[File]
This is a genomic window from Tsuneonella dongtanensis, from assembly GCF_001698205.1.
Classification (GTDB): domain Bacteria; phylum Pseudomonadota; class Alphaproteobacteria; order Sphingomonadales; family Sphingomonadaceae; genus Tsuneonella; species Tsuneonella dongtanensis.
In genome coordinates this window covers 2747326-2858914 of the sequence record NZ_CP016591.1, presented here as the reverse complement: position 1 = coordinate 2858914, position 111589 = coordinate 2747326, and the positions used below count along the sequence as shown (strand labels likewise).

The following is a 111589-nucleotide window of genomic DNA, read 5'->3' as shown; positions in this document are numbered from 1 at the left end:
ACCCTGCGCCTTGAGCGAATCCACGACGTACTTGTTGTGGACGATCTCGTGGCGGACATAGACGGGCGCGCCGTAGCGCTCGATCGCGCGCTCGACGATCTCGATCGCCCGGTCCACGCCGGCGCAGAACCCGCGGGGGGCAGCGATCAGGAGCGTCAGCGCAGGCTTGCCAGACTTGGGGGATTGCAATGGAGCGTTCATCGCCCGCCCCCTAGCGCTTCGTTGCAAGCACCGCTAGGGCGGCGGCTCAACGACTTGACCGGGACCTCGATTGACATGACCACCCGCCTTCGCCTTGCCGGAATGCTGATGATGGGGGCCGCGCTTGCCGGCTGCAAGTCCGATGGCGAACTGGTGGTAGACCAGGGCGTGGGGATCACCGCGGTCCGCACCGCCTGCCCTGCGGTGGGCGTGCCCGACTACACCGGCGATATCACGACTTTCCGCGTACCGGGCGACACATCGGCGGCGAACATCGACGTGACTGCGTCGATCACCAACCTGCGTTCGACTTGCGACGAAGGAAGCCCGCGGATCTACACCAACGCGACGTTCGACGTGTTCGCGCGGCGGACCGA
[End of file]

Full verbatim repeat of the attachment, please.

This is a genomic window from Tsuneonella dongtanensis, from assembly GCF_001698205.1.
Classification (GTDB): domain Bacteria; phylum Pseudomonadota; class Alphaproteobacteria; order Sphingomonadales; family Sphingomonadaceae; genus Tsuneonella; species Tsuneonella dongtanensis.
In genome coordinates this window covers 2747326-2858914 of the sequence record NZ_CP016591.1, presented here as the reverse complement: position 1 = coordinate 2858914, position 111589 = coordinate 2747326, and the positions used below count along the sequence as shown (strand labels likewise).

The following is a 111589-nucleotide window of genomic DNA, read 5'->3' as shown; positions in this document are numbered from 1 at the left end:
ACCCTGCGCCTTGAGCGAATCCACGACGTACTTGTTGTGGACGATCTCGTGGCGGACATAGACGGGCGCGCCGTAGCGCTCGATCGCGCGCTCGACGATCTCGATCGCCCGGTCCACGCCGGCGCAGAACCCGCGGGGGGCAGCGATCAGGAGCGTCAGCGCAGGCTTGCCAGACTTGGGGGATTGCAATGGAGCGTTCATCGCCCGCCCCCTAGCGCTTCGTTGCAAGCACCGCTAGGGCGGCGGCTCAACGACTTGACCGGGACCTCGATTGACATGACCACCCGCCTTCGCCTTGCCGGAATGCTGATGATGGGGGCCGCGCTTGCCGGCTGCAAGTCCGATGGCGAACTGGTGGTAGACCAGGGCGTGGGGATCACCGCGGTCCGCACCGCCTGCCCTGCGGTGGGCGTGCCCGACTACACCGGCGATATCACGACTTTCCGCGTACCGGGCGACACATCGGCGGCGAACATCGACGTGACTGCGTCGATCACCAACCTGCGTTCGACTTGCGACGAAGGAAGCCCGCGGATCTACACCAACGCGACGTTCGACGTGTTCGCGCGGCGGACCGA